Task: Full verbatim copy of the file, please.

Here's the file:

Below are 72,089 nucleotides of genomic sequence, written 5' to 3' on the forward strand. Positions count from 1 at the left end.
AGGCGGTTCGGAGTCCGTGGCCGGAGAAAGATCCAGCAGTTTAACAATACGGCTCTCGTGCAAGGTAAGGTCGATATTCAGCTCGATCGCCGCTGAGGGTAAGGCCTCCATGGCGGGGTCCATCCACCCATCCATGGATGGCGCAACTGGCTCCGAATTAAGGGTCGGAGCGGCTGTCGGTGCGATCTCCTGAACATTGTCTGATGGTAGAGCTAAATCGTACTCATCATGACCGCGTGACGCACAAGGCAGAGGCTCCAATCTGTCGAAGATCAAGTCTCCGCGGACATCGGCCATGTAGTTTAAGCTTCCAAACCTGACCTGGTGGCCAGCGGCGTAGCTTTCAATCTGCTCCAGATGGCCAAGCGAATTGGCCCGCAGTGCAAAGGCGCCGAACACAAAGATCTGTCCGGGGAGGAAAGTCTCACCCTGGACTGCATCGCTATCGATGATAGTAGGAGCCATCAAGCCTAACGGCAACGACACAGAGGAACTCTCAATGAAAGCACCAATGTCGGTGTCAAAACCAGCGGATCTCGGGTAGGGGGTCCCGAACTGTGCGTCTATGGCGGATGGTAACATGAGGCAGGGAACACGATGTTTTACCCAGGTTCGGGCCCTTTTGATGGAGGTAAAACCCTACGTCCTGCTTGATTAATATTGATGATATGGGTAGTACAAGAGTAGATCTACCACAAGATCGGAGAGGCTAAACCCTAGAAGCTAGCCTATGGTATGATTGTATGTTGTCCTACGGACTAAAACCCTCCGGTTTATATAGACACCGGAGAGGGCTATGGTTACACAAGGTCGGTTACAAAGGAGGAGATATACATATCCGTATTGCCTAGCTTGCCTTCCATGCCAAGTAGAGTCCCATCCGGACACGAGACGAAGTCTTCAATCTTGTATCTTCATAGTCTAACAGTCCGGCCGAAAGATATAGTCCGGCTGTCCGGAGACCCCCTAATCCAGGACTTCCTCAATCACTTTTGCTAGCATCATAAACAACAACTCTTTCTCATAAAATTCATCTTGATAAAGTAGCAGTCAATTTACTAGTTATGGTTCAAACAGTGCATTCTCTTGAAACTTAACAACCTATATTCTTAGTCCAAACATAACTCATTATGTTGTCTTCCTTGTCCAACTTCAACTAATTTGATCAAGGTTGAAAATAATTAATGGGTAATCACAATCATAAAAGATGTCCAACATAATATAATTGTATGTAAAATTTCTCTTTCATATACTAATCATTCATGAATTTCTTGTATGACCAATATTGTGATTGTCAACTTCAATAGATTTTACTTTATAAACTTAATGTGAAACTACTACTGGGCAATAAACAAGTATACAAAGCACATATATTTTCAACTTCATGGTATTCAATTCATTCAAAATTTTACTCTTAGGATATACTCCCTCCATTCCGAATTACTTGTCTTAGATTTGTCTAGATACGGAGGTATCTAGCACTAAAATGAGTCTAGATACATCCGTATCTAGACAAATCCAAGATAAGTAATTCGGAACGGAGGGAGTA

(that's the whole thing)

Below are 72,089 nucleotides of genomic sequence, written 5' to 3' on the forward strand. Positions count from 1 at the left end.
AGGCGGTTCGGAGTCCGTGGCCGGAGAAAGATCCAGCAGTTTAACAATACGGCTCTCGTGCAAGGTAAGGTCGATATTCAGCTCGATCGCCGCTGAGGGTAAGGCCTCCATGGCGGGGTCCATCCACCCATCCATGGATGGCGCAACTGGCTCCGAATTAAGGGTCGGAGCGGCTGTCGGTGCGATCTCCTGAACATTGTCTGATGGTAGAGCTAAATCGTACTCATCATGACCGCGTGACGCACAAGGCAGAGGCTCCAATCTGTCGAAGATCAAGTCTCCGCGGACATCGGCCATGTAGTTTAAGCTTCCAAACCTGACCTGGTGGCCAGCGGCGTAGCTTTCAATCTGCTCCAGATGGCCAAGCGAATTGGCCCGCAGTGCAAAGGCGCCGAACACAAAGATCTGTCCGGGGAGGAAAGTCTCACCCTGGACTGCATCGCTATCGATGATAGTAGGAGCCATCAAGCCTAACGGCAACGACACAGAGGAACTCTCAATGAAAGCACCAATGTCGGTGTCAAAACCAGCGGATCTCGGGTAGGGGGTCCCGAACTGTGCGTCTATGGCGGATGGTAACATGAGGCAGGGAACACGATGTTTTACCCAGGTTCGGGCCCTTTTGATGGAGGTAAAACCCTACGTCCTGCTTGATTAATATTGATGATATGGGTAGTACAAGAGTAGATCTACCACAAGATCGGAGAGGCTAAACCCTAGAAGCTAGCCTATGGTATGATTGTATGTTGTCCTACGGACTAAAACCCTCCGGTTTATATAGACACCGGAGAGGGCTATGGTTACACAAGGTCGGTTACAAAGGAGGAGATATACATATCCGTATTGCCTAGCTTGCCTTCCATGCCAAGTAGAGTCCCATCCGGACACGAGACGAAGTCTTCAATCTTGTATCTTCATAGTCTAACAGTCCGGCCGAAAGATATAGTCCGGCTGTCCGGAGACCCCCTAATCCAGGACTTCCTCAATCACTTTTGCTAGCATCATAAACAACAACTCTTTCTCATAAAATTCATCTTGATAAAGTAGCAGTCAATTTACTAGTTATGGTTCAAACAGTGCATTCTCTTGAAACTTAACAACCTATATTCTTAGTCCAAACATAACTCATTATGTTGTCTTCCTTGTCCAACTTCAACTAATTTGATCAAGGTTGAAAATAATTAATGGGTAATCACAATCATAAAAGATGTCCAACATAATATAATTGTATGTAAAATTTCTCTTTCATATACTAATCATTCATGAATTTCTTGTATGACCAATATTGTGATTGTCAACTTCAATAGATTTTACTTTATAAACTTAATGTGAAACTACTACTGGGCAATAAACAAGTATACAAAGCACATATATTTTCAACTTCATGGTATTCAATTCATTCAAAATTTTACTCTTAGGATATACTCCCTCCATTCCGAATTACTTGTCTTAGATTTGTCTAGATACGGAGGTATCTAGCACTAAAATGAGTCTAGATACATCCGTATCTAGACAAATCCAAGATAAGTAATTCGGAACGGAGGGAGTA